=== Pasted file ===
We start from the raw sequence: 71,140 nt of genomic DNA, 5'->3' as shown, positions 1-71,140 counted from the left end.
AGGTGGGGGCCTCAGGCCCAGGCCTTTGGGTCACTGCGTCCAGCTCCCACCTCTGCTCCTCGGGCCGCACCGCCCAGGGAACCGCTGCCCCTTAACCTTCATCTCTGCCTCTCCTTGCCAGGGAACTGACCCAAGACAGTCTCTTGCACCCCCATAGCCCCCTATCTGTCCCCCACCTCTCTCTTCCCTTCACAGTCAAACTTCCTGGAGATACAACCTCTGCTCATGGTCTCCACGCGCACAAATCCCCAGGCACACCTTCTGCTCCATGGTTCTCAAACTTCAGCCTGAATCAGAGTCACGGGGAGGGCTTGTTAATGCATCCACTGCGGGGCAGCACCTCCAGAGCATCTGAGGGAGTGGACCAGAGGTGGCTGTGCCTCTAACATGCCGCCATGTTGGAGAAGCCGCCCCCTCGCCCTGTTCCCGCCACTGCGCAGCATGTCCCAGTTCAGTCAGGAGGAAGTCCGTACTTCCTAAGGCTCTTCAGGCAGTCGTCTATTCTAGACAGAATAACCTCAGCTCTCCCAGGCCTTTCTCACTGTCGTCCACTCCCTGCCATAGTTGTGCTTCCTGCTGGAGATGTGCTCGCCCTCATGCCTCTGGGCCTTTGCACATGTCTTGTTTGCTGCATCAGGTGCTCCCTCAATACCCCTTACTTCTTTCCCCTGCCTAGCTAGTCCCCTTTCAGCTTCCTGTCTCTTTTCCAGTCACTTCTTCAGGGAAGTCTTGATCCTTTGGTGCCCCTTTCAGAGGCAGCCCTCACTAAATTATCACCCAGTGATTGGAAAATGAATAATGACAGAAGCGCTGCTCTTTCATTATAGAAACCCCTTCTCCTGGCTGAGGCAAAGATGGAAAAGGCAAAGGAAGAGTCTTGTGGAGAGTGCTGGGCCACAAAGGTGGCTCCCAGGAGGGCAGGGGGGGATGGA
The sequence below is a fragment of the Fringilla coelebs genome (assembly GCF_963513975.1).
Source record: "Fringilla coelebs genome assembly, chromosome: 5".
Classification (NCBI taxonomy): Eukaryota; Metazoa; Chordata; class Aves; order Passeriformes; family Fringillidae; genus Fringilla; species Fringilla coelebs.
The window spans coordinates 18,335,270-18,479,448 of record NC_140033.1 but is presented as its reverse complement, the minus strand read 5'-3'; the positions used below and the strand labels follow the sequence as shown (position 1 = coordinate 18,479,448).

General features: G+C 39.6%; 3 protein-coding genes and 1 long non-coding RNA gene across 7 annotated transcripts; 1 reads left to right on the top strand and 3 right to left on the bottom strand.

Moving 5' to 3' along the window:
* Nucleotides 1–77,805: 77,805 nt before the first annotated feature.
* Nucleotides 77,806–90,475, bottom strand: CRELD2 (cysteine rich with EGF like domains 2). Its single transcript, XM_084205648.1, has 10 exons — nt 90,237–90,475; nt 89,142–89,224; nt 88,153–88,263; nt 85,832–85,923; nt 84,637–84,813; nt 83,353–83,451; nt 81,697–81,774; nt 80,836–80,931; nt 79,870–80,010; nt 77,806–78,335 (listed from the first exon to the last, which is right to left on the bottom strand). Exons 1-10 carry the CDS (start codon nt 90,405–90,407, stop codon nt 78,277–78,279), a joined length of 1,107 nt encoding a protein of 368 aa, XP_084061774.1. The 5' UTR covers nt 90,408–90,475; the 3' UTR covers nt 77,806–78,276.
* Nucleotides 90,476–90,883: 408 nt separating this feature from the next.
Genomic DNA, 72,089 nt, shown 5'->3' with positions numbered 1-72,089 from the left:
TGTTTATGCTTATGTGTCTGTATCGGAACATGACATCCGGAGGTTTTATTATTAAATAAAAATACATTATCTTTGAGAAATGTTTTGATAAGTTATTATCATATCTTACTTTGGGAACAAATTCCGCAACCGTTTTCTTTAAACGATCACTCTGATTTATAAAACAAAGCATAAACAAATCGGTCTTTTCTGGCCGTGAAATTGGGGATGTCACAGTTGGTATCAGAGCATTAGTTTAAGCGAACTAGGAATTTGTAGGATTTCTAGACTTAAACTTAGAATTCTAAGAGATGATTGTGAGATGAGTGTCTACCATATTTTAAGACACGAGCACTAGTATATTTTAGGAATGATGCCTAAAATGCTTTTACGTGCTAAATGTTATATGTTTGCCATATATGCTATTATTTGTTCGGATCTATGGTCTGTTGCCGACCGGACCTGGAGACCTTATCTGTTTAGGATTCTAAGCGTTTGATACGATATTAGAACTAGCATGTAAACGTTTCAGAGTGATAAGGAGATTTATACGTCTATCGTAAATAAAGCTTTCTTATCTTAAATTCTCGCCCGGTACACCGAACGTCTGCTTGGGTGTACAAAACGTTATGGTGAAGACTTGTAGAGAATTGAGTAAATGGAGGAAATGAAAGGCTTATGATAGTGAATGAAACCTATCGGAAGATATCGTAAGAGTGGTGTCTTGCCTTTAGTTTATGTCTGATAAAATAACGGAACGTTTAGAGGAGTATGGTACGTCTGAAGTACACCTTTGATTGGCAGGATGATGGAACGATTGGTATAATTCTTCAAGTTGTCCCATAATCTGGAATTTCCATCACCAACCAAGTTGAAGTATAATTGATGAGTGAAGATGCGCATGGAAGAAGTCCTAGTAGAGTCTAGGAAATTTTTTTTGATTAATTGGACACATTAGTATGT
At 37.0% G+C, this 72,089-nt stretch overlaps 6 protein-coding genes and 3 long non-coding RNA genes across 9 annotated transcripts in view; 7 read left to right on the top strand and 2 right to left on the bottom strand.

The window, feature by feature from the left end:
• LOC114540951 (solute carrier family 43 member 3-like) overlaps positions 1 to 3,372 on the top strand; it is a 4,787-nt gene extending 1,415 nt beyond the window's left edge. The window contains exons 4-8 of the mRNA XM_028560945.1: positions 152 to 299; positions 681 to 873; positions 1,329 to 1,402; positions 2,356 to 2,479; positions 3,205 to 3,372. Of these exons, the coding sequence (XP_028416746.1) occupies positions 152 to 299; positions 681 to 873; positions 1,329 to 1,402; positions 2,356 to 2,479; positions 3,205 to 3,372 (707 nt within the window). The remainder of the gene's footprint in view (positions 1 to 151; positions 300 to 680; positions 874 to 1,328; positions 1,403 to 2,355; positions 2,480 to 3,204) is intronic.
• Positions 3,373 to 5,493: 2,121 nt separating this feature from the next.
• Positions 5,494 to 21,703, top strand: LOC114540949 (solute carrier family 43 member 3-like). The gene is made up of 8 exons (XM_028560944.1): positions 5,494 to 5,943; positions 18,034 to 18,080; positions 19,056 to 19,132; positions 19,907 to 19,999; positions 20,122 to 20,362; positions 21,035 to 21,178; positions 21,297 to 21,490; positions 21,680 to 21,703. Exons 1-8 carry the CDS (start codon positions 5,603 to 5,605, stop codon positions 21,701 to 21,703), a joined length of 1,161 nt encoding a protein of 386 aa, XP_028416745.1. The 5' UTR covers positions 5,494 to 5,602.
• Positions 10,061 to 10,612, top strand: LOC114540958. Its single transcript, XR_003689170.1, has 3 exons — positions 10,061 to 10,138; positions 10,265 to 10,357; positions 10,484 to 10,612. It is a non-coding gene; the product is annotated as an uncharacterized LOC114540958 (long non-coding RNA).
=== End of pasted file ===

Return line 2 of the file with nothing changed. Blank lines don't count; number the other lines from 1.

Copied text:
AGGTGGGGGCCTCAGGCCCAGGCCTTTGGGTCACTGCGTCCAGCTCCCACCTCTGCTCCTCGGGCCGCACCGCCCAGGGAACCGCTGCCCCTTAACCTTCATCTCTGCCTCTCCTTGCCAGGGAACTGACCCAAGACAGTCTCTTGCACCCCCATAGCCCCCTATCTGTCCCCCACCTCTCTCTTCCCTTCACAGTCAAACTTCCTGGAGATACAACCTCTGCTCATGGTCTCCACGCGCACAAATCCCCAGGCACACCTTCTGCTCCATGGTTCTCAAACTTCAGCCTGAATCAGAGTCACGGGGAGGGCTTGTTAATGCATCCACTGCGGGGCAGCACCTCCAGAGCATCTGAGGGAGTGGACCAGAGGTGGCTGTGCCTCTAACATGCCGCCATGTTGGAGAAGCCGCCCCCTCGCCCTGTTCCCGCCACTGCGCAGCATGTCCCAGTTCAGTCAGGAGGAAGTCCGTACTTCCTAAGGCTCTTCAGGCAGTCGTCTATTCTAGACAGAATAACCTCAGCTCTCCCAGGCCTTTCTCACTGTCGTCCACTCCCTGCCATAGTTGTGCTTCCTGCTGGAGATGTGCTCGCCCTCATGCCTCTGGGCCTTTGCACATGTCTTGTTTGCTGCATCAGGTGCTCCCTCAATACCCCTTACTTCTTTCCCCTGCCTAGCTAGTCCCCTTTCAGCTTCCTGTCTCTTTTCCAGTCACTTCTTCAGGGAAGTCTTGATCCTTTGGTGCCCCTTTCAGAGGCAGCCCTCACTAAATTATCACCCAGTGATTGGAAAATGAATAATGACAGAAGCGCTGCTCTTTCATTATAGAAACCCCTTCTCCTGGCTGAGGCAAAGATGGAAAAGGCAAAGGAAGAGTCTTGTGGAGAGTGCTGGGCCACAAAGGTGGCTCCCAGGAGGGCAGGGGGGGATGGA